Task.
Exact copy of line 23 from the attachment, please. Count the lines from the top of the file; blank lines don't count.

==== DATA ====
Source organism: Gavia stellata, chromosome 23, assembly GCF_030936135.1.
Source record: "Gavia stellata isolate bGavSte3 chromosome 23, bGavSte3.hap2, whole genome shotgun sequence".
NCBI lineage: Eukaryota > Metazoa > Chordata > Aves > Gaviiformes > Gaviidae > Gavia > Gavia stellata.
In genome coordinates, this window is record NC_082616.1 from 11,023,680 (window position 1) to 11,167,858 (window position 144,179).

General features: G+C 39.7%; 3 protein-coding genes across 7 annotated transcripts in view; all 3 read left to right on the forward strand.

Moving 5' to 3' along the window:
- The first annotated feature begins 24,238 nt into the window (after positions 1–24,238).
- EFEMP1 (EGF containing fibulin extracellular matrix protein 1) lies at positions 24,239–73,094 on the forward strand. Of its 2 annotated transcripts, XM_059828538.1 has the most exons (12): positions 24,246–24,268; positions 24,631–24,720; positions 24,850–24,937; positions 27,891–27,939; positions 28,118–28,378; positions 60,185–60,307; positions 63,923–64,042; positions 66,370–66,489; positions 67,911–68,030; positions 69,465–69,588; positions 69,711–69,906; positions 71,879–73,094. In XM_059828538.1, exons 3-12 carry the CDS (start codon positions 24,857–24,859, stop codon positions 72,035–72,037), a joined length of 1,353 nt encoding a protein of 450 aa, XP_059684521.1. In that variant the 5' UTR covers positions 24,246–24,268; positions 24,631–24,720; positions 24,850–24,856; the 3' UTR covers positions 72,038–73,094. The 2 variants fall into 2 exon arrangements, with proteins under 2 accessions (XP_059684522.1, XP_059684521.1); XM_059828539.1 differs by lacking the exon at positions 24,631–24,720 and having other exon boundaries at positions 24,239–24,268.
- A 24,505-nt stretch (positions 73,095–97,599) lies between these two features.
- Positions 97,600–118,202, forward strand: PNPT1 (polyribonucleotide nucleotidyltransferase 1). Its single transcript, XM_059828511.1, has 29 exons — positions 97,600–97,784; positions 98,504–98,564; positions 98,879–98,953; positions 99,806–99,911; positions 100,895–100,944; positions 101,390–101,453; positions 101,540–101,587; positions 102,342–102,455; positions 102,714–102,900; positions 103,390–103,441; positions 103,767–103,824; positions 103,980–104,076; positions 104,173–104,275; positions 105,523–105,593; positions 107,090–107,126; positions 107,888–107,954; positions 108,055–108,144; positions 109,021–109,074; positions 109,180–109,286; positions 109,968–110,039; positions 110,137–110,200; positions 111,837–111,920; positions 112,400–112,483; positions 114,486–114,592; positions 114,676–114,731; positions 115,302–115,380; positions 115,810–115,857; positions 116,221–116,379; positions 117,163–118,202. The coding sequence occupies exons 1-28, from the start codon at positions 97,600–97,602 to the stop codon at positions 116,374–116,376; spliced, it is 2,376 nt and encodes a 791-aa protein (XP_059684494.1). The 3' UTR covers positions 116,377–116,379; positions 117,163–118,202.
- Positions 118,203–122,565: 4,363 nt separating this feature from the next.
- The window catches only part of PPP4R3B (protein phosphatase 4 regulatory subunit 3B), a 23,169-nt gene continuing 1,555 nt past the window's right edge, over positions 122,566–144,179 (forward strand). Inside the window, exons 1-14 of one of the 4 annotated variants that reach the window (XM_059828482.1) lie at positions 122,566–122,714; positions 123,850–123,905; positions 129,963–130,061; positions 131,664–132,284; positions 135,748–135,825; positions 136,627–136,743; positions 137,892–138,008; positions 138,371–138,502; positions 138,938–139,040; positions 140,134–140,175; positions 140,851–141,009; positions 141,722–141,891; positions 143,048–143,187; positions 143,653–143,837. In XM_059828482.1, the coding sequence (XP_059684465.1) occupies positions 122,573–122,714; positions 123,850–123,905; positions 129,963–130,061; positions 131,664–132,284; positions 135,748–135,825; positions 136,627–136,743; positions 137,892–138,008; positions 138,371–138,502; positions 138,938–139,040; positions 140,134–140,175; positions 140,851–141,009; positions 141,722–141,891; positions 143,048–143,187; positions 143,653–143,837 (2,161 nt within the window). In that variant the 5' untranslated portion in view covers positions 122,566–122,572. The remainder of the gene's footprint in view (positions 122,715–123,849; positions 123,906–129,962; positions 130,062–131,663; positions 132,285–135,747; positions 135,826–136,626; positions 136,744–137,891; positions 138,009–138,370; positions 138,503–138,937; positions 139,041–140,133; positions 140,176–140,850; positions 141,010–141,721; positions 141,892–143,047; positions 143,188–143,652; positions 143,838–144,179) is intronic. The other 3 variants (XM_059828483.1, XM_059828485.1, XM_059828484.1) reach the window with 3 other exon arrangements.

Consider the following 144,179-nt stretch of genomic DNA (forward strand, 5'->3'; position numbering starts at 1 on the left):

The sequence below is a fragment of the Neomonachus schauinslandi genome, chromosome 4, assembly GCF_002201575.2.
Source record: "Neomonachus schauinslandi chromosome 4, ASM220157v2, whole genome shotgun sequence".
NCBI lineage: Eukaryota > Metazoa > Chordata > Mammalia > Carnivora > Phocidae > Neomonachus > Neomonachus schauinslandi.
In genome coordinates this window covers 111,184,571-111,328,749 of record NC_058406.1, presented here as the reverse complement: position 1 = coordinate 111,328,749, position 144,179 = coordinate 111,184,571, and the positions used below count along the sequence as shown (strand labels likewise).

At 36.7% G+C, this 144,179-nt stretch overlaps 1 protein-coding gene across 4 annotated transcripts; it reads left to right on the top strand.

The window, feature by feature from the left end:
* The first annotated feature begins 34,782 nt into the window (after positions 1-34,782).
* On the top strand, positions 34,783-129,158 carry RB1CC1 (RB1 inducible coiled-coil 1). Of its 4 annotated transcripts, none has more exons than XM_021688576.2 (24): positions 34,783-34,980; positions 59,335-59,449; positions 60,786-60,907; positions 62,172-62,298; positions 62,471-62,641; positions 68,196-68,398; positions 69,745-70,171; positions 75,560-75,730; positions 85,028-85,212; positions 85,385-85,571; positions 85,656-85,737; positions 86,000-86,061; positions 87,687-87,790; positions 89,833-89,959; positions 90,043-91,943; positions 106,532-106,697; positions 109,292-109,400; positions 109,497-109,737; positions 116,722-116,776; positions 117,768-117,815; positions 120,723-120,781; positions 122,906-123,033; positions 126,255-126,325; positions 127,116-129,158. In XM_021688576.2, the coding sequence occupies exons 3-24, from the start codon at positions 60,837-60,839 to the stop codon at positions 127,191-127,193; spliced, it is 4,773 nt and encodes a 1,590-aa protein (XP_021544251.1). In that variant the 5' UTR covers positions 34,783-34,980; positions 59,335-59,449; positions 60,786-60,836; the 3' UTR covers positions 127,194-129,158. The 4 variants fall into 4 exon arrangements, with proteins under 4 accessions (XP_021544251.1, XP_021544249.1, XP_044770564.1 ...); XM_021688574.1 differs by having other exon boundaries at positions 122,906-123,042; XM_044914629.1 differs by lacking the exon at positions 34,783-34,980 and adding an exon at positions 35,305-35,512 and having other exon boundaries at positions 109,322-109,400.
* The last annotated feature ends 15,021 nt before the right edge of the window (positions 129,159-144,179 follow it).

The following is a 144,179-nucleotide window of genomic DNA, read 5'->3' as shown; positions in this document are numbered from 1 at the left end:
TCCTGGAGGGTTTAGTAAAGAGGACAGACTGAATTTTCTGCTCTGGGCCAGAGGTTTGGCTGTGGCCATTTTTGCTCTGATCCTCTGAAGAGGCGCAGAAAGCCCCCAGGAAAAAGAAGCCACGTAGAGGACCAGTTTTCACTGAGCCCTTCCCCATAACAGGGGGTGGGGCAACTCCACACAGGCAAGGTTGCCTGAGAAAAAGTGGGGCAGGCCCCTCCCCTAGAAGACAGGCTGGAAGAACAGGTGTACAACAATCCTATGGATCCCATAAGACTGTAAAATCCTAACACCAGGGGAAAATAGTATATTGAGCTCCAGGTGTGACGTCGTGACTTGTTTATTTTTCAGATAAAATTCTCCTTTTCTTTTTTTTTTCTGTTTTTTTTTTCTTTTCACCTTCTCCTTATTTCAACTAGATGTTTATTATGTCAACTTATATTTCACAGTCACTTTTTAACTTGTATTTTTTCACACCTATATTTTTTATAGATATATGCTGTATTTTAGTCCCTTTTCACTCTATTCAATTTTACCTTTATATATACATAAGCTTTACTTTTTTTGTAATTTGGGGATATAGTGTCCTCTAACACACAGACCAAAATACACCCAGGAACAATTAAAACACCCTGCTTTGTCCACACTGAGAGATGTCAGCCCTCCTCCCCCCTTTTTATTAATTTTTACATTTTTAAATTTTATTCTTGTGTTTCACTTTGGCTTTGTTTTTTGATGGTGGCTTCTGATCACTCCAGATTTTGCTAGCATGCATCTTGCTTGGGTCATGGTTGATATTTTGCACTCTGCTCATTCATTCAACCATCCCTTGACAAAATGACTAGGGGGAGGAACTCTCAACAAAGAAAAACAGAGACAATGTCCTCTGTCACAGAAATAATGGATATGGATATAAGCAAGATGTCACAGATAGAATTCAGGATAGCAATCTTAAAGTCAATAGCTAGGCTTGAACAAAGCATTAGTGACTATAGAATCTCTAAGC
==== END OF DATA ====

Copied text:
The following is a 144,179-nucleotide window of genomic DNA, read 5'->3' as shown; positions in this document are numbered from 1 at the left end: